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Monday, August 16, 2010

New Batman Costume is Bat-tastic and Manly




DC has released their November Solicits, with the information for Batman, Inc. Already we know that it has Bruce Wayne, back from his journey through time and merchandise-ready period costumes, franchising his identity out around the world. I have mixed feelings about this; as a general rule I don't like when multiple characters share a superhero identity, since it dilutes the importance of the main guy. Batman is a unique case because he's the result of Bruce Wayne toiling constantly to become the perfect weapon against crime, and Grant Morrison's own stories have shown that any attempts to replace him are either mixed at best ( Dick Grayson ) or catastrophic ( the new Red Hood, the three Bat-Cops, the future Damien who sells Gotham to Satan, etc. ). However, most of Morrison's stories on Batman have been utterly stellar, so I'll suspend judgment until the final product arrives.

What I can judge is the new look for the Bat-Suit, as shown on the covers by Yanick Paquette and Andy Kubert. Fortunately, it's quite a good look. It's still unmistakably Batman, but the little details have been refined and modernized. For one thing, the underoos are finally gone-- briefs over leggings are an obnoxious relic of the circus strongman roots of superheroes, and there was no reason Batman should have kept wearing them for so many decades. The darker swaths of fabric on the sides of the suit are an effective replacement, and give the look more texture, like it's an actual suit of armor instead of body paint ( since Batman is not bulletproof, it's good that we see him wearing some protection ). Ribbing on the boots and gloves has a similar effect, with the same success. And the yellow Bat-emblem returns after being simply a black pattern for years-- normally I'd prefer the original shirt, but since Batman's trying to make himself a brand, the logo takes on extra importance.

Time will tell if this design endures; unfortunately, complex costumes tend not to last. The X-Men stopped wearing leather to regress to colorful spandex, most of the Ultimates started wearing tights ( something they had never done before in that universe ) when Millar and Hitch left, and many characters in Brian Michael Bendis' Avengers have returned to their 70's looks ( not coincidentally, the era when Bendis started reading Marvel ). It's likely that Batman will be back in his undreroos in the near future, because " iconic " too often means " simplistic and bland ". But here's hoping he rocks the new look for a while.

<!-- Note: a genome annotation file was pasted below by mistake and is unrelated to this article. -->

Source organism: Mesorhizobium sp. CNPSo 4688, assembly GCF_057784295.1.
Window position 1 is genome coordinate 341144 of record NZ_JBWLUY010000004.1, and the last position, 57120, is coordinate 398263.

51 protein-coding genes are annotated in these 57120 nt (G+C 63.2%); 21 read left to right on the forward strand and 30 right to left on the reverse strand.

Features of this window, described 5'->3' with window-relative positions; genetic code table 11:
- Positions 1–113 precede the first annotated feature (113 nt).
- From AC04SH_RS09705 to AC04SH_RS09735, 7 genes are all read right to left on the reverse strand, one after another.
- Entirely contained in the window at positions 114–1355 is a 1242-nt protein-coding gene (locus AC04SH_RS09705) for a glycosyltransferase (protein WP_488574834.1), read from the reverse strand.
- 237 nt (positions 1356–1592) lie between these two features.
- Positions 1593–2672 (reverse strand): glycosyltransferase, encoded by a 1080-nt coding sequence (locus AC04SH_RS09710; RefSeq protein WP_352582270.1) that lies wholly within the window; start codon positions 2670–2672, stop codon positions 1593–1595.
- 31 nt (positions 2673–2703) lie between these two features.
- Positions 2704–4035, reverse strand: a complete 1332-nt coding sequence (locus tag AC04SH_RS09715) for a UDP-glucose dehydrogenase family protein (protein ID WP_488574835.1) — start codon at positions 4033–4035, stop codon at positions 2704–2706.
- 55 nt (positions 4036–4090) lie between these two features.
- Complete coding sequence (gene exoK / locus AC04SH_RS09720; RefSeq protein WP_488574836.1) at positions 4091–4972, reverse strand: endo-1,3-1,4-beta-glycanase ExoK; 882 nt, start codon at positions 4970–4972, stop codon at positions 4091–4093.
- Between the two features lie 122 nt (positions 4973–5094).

6 comments:

  1. I was so, so surprised to see how controversial this costume is. I mean, I could see that there were some minor cosmetic changes, but they were just that: minor cosmetic changes. I thought it was fine, but ultimately inconsequential. It's certainly no Iron Spider or Lee Wonder Woman or Superman Blue or leather-jacket X-Men.

    And then the message boards showed me just how wrong I was in my assessment. Go figure.

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  2. Fans like to complain, especially when they're complaining over something connected to a creator they have a prexisting grude against. Since the new costume is associated with Grant Morrison's work, it has an extra strike against it in the eyes of the small-minded.

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  3. Well, I know Morrison can be a bit of a lightening rod for some; he can get a bit too spacey at times for my taste (Final Crisis!), but I think he's got a lot more hits than misses.

    It's not as if there's not literally a half dozen other books starring Batman to choose from.

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  4. Unfortunately, there's judging a creator based on the merits of their individual works, and then there's the internet. :(

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  5. I have to admit, I'm excited about this direction. Morrison's angle seems to be that Bruce has gotten to a place of wholeness where he now recognizes that Batman is bigger than the personal trauma that created the identity. Against universe-destroying evil, Batman's One Rule about guns was something Bruce could see beyond; now, against a world where more people than just Bruce Wayne might be victims or survivors of crime, Batman is a valuable symbol that's bigger than the man wearing it.

    It's really quite clever, and you can see Morrison getting Batman there from 52 all the way up through Batman putting his head back together in R.I.P. and mastering his traumas by using them as a weapon in that Last Rites two-parter. This seems like the next step for Bruce in an organic way, contra Morrison's detractors, who frequently accuse him of making sudden and radical changes on a franchise to suit his own tastes. Regarding his work on Batman, that's simply not a credible accusation.

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  6. Those who would make Batman costumes this year would most certainly wish to get the exact details from this image if they wish to stay true to the colors.

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